Thursday, May 24, 2018

A few things ~


This post is a bit of a muddle of some new things, finally completed projects and a suggestion.

A new thing - the Queen Anne's Lace I planted from six-packs several months ago blooming in the front border. This is only the second year I have used this plant and now I can't think of spring without it. I don't know if this is Ammi majus, or Daucus carota, both are commonly known as Queen Anne's Lace and are very similiar in appearance and growth habit I might be able to tell when I pull them out after blooming - the Daucus carota is supposed to smell like carrots; whatever, it is lovely.



Next is my big project, new arbors. Two arbors in the back garden are in very bad shape and need to be replaced, I am hoping to get them both done by the end of summer. I have started working on the first one and the most difficult part, cutting out and assembling all of the parts for the top, is almost done.
 (The look on the faces of men in the lumber department when I go in to buy lumber at Home Depot is priceless; it's like,,,what is this little lady doing.)


Then, a new needlepoint pillow. I actually finished the needlepoint part of the pillow a few months ago. It was an odd size so I had to make the pillow form to go inside, and then decide on the edging and what fabric I would use for the back of the pillow. Well, finally it is done! I am not exactly sure where I am going to put it but right now it is residing on this chair in the living room.


Now a recommendation. I have tried oodles of vitamin C serums at a variety of price points; I consider them very important for facial skin care. So far Kiehl's is the best. I have really noticed a difference since using it and I can't say that for many skin care products, in fact I liked it so well that I thought I would try the cleanser. If you are thinking about trying a new vitamin C serum you might want to try this one.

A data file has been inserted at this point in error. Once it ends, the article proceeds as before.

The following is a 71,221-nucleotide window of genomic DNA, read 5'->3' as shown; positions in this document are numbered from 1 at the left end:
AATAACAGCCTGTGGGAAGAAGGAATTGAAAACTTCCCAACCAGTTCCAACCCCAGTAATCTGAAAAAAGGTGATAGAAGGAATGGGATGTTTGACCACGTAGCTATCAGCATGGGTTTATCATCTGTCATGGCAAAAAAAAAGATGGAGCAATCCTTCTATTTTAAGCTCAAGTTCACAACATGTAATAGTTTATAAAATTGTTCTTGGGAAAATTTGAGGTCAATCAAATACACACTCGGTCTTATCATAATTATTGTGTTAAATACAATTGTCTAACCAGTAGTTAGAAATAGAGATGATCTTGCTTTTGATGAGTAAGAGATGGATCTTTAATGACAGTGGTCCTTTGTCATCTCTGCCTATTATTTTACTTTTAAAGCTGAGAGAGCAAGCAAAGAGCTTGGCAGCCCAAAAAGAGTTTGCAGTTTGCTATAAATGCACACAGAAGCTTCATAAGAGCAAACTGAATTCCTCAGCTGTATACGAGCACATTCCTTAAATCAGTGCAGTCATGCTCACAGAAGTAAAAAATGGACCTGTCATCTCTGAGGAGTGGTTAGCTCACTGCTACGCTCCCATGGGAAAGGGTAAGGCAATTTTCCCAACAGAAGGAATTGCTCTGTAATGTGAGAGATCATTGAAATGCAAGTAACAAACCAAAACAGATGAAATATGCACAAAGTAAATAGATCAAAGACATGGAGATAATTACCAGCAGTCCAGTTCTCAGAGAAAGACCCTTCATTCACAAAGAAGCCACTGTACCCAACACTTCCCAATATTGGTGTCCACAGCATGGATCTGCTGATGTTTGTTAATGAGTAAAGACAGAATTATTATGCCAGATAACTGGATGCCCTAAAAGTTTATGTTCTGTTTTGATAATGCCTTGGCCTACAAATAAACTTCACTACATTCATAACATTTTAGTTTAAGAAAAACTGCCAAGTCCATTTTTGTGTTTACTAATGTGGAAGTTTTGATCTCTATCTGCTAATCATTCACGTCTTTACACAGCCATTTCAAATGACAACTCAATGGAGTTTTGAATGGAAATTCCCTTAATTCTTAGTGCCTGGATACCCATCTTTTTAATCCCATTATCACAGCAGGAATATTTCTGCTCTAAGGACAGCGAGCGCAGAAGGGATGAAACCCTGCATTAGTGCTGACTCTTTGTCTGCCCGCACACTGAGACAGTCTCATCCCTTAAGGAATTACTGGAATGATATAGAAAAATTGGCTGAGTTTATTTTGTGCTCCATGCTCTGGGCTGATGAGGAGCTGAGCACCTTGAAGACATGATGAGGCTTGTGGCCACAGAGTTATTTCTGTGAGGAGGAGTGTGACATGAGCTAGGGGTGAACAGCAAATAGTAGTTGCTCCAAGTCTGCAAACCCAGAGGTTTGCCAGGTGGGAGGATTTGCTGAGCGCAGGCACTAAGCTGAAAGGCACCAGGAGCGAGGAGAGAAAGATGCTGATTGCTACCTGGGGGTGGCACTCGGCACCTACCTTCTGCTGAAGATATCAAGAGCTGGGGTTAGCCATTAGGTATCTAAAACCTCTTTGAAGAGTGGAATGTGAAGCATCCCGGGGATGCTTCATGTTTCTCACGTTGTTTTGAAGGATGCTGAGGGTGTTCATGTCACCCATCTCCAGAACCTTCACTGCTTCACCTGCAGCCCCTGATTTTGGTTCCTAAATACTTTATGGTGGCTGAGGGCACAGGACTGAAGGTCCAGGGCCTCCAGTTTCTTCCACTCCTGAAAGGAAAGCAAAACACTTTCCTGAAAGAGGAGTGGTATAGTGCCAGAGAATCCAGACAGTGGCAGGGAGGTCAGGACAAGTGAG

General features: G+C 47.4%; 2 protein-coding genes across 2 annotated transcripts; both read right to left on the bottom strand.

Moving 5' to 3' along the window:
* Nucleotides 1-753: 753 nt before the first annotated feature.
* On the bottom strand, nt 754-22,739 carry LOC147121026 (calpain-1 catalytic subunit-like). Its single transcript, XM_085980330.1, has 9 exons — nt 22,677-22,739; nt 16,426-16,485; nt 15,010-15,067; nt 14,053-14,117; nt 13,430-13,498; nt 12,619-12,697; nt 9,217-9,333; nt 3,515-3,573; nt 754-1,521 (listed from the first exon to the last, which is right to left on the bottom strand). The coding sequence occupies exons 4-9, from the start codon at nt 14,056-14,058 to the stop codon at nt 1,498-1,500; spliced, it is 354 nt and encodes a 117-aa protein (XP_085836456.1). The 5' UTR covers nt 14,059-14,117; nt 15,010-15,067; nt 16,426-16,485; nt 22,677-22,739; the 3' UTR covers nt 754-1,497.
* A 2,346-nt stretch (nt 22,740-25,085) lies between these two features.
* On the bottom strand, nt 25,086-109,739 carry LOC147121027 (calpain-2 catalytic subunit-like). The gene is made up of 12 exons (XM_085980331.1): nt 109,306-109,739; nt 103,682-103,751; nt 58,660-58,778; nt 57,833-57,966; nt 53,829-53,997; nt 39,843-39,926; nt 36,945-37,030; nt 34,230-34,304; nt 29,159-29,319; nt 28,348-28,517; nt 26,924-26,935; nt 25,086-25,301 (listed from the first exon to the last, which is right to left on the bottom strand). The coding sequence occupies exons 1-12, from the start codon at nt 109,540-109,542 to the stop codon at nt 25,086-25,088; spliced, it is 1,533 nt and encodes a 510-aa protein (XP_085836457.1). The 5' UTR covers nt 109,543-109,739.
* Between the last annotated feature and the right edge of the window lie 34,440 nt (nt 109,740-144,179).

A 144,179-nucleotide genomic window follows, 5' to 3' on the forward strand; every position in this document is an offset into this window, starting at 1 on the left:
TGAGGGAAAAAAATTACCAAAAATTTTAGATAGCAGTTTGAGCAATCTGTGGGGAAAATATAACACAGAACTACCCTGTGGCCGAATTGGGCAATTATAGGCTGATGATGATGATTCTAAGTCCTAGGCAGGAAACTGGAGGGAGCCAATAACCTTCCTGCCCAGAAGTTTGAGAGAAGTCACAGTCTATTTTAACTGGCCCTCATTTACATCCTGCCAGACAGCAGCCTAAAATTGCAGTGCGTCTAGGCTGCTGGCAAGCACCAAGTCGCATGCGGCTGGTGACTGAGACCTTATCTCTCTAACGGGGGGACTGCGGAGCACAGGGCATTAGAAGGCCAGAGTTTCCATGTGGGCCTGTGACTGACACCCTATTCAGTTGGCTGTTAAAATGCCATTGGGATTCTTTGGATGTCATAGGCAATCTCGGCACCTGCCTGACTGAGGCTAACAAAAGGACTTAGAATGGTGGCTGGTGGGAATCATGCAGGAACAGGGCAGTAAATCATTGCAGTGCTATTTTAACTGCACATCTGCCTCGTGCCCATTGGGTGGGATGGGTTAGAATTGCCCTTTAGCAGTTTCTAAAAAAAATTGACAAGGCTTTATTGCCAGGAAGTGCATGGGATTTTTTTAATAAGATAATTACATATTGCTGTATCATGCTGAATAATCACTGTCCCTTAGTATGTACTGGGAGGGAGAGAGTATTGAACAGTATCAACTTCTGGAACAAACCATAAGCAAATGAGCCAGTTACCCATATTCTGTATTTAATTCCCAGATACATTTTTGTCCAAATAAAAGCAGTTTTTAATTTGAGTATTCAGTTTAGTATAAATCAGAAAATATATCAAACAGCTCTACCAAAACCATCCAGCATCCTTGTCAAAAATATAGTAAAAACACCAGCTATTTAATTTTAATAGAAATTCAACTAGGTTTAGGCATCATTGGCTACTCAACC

And finally, a new book on Sissinghurst. I love this garden and I thought this book would be a nice addition to my library.

 The rose,  Climbing Pinkie, lavish with bloom, beautiful, easy, almost thornless, suitable for any garden. 


I hope that you found something of interest in this post.

Thank you for visiting.

Tuesday, May 15, 2018

Spring rain ~

When I woke up Saturday morning it was raining which is a crazy major thing in Southern California this time of year - especially this year which has been very dry.

Rain for a gardener is always a reason to celebrate, there is something about rain, different from irrigation, that makes the colors in the garden pop.



I picked up my camera, threw a sweatshirt over my PJs, and went outside to take some photos. 



In the potager the scarecrow keeping watch was wet and dripping, but the new strawberry plants were very happy.


I love the way the gravel areas look after it rains.


This old wheelbarrow waiting to be planted with succulents, sits under a Honeylocust tree. The chartreuse color of the tree in spring is spectacular but never more so than during the mistiness of an overcast day.


A Gravel path in the front winding through roses, salvias and the last of the nasturtiums.



And lastly, along the driveway under the newly leafed out trees, yellow lantana, a wonderful trailing variety, shines bright and sunny in the drizzle.

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I am reading a book about Sissinghurst, my favorite garden. The author says that,

 "the completely overblown carefreeness was typical of the garden during the Nicholsons' day when they could not manage - not did they want- exceptional tidiness at all times." 

This was very encouraging to hear, for my own garden, as much as I try, will never be completely tidy, weed free, nor anywhere near perfection - there is always some area in need of work and I find myself obsessing over this instead of enjoying what it does have to offer. 

Thank you Vita and Harold.

And, thank you for visiting.